Compound microscopes use a combination of lenses -- the eyepiece lens and the objective lenses -- to achieve magnification of the object being viewed. The objective lens system usually consists of three or four lenses of different focal lengths from low to high power.
The High Power Objective
With a series of three lenses, the first one is usually about 4x (4 times) magnification, the next is 10x, and the highest, or "high power objective", is generally 40x.
How It Works
The magnification achievable is a multiple of the eyepiece and the objective lens. If the eyepiece is 10x and the low power objective is 4x, the total magnification will be 40x.
How It Is Used
When examining a specimen slide it is usual to start with the lowest magnification to orient the view. The next objective is then rotated into use and the object examined again. If more detail is needed, the high power objective will be used.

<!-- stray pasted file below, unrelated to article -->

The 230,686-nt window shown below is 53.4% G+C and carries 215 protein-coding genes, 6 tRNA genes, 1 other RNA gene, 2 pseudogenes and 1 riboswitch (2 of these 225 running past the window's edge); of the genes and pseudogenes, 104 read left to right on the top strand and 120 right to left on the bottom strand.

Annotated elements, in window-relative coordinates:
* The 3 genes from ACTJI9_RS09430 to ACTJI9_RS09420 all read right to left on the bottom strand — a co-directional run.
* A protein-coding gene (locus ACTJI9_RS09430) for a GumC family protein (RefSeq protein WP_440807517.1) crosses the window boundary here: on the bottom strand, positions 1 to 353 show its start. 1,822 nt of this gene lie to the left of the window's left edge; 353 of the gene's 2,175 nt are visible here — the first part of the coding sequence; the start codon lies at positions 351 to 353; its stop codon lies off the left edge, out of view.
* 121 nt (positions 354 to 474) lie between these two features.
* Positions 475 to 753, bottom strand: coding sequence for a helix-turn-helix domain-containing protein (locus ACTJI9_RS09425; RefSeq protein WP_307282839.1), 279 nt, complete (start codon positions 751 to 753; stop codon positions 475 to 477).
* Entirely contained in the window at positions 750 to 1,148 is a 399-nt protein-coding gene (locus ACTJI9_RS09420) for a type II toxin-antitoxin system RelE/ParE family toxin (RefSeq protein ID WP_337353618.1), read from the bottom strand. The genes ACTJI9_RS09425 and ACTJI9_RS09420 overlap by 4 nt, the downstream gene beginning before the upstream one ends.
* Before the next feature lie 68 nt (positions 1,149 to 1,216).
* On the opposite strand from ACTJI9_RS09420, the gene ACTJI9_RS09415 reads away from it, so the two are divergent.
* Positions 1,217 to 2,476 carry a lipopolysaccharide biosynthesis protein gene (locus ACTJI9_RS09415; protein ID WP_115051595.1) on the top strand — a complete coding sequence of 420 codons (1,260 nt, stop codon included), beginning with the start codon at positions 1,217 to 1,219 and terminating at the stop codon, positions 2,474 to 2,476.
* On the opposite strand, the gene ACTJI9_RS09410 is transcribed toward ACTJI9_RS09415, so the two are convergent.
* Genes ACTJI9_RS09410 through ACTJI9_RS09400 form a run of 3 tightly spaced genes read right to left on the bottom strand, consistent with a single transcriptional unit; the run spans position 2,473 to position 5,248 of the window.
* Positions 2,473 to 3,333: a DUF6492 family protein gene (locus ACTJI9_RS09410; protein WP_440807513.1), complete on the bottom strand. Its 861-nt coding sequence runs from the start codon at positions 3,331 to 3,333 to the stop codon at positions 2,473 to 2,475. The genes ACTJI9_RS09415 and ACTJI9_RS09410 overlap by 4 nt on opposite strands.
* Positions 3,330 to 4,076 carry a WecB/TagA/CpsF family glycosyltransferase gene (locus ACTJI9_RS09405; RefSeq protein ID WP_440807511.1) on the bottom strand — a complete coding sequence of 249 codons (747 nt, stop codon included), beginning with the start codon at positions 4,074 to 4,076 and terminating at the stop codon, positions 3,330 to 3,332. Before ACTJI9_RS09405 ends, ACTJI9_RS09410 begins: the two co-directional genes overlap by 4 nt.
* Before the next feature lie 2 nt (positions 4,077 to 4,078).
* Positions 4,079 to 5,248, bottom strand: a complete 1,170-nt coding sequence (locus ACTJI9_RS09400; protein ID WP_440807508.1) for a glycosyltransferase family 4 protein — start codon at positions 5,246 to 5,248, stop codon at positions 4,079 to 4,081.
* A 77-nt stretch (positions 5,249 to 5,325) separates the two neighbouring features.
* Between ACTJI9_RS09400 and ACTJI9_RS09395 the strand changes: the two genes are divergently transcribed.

The act of rotating the next objective into use gives a coarse focus. A fine adjustment knob can then be used to bring the magnification into sharp focus.
A Higher Power
Some microscopes have a fourth objective (100x) that is oil-based for greater clarity at 1,000x magnification. It is used by placing a drop of oil on the specimen slide and lowering the objective until it is just in contact with the oil, giving less distortion than viewing through air at that magnification.